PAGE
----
Ensure that your program strategy and processes are replicable across your supply chain and that stakeholders can access shared data and analytics. When you adopt a supply chain compliance management system, it needs to allow the same process to be performed by different internal stakeholders in any part of the globe. This scenario supports the development of thorough, high-integrity compliance documentation for certification audits and review by regulatory authorities.
When your compliance system can stores and analyzes all data, configure workflows, and offer stakeholders equal access to the same information, you maximize the efficiency and ROI of your compliance program.
5. Predict and prevent potential risk
McKinsey writes that “mitigating unknown risks is best achieved through creating strong defenses combined with building a risk-aware culture.”
A platform solution like Inspectorio enables risk-aware culture by:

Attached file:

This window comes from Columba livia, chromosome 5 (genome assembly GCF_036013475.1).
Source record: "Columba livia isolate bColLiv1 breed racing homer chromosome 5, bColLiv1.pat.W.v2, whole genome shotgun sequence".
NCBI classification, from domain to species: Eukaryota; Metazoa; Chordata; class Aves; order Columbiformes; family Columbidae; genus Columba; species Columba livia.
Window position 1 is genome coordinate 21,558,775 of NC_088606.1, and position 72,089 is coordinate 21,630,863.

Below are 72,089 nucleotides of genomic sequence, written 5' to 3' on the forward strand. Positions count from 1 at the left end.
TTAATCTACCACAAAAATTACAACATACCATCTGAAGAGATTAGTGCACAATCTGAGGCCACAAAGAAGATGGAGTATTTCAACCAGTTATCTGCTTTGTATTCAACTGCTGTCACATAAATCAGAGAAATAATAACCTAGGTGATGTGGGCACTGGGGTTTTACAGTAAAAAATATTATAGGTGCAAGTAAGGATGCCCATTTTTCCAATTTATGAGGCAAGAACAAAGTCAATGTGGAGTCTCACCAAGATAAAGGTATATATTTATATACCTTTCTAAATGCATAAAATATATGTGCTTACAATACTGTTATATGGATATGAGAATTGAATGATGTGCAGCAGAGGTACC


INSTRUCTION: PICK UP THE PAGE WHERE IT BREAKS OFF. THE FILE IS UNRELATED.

- …rewarding the resolution of problems instead of simply punishing mistakes. Through tools like CAPAs, centralized communication, and enterprise-wide standards, your supply chain partners can hold themselves accountable for mistakes with the knowledge they’ll receive the support they need.
- …nurturing a sense of ownership. When external changes occur, supply chain partners who feel invested in your company are more likely to react more urgently to the situation. Real-time communication allows you to align and guide your supply chain around risks.
- …creating transparency. In which all members of the supply chain can understand risks from a bird’s-eye view.
- …demonstrating respect to your supply chain. Empower partners with evidence-based, helpful feedback instead of simply penalizing them.